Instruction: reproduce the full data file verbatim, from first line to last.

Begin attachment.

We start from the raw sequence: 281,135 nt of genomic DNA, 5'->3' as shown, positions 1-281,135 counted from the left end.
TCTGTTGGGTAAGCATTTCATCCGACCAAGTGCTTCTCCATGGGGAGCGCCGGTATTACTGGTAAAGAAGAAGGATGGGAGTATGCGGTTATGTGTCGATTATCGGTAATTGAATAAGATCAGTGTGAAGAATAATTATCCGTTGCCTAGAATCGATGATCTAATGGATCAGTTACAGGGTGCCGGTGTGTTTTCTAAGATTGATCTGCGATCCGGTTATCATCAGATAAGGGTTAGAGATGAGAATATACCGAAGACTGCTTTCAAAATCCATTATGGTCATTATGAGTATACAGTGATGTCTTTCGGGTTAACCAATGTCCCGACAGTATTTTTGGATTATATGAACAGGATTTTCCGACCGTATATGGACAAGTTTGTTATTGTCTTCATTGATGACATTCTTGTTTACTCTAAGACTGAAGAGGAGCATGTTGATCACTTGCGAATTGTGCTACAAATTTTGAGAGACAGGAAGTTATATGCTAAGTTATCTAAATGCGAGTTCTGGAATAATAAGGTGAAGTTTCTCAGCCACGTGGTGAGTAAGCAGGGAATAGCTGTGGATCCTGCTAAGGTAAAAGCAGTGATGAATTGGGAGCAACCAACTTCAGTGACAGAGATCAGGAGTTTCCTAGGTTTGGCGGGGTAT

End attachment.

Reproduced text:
We start from the raw sequence: 281,135 nt of genomic DNA, 5'->3' as shown, positions 1-281,135 counted from the left end.
TCTGTTGGGTAAGCATTTCATCCGACCAAGTGCTTCTCCATGGGGAGCGCCGGTATTACTGGTAAAGAAGAAGGATGGGAGTATGCGGTTATGTGTCGATTATCGGTAATTGAATAAGATCAGTGTGAAGAATAATTATCCGTTGCCTAGAATCGATGATCTAATGGATCAGTTACAGGGTGCCGGTGTGTTTTCTAAGATTGATCTGCGATCCGGTTATCATCAGATAAGGGTTAGAGATGAGAATATACCGAAGACTGCTTTCAAAATCCATTATGGTCATTATGAGTATACAGTGATGTCTTTCGGGTTAACCAATGTCCCGACAGTATTTTTGGATTATATGAACAGGATTTTCCGACCGTATATGGACAAGTTTGTTATTGTCTTCATTGATGACATTCTTGTTTACTCTAAGACTGAAGAGGAGCATGTTGATCACTTGCGAATTGTGCTACAAATTTTGAGAGACAGGAAGTTATATGCTAAGTTATCTAAATGCGAGTTCTGGAATAATAAGGTGAAGTTTCTCAGCCACGTGGTGAGTAAGCAGGGAATAGCTGTGGATCCTGCTAAGGTAAAAGCAGTGATGAATTGGGAGCAACCAACTTCAGTGACAGAGATCAGGAGTTTCCTAGGTTTGGCGGGGTAT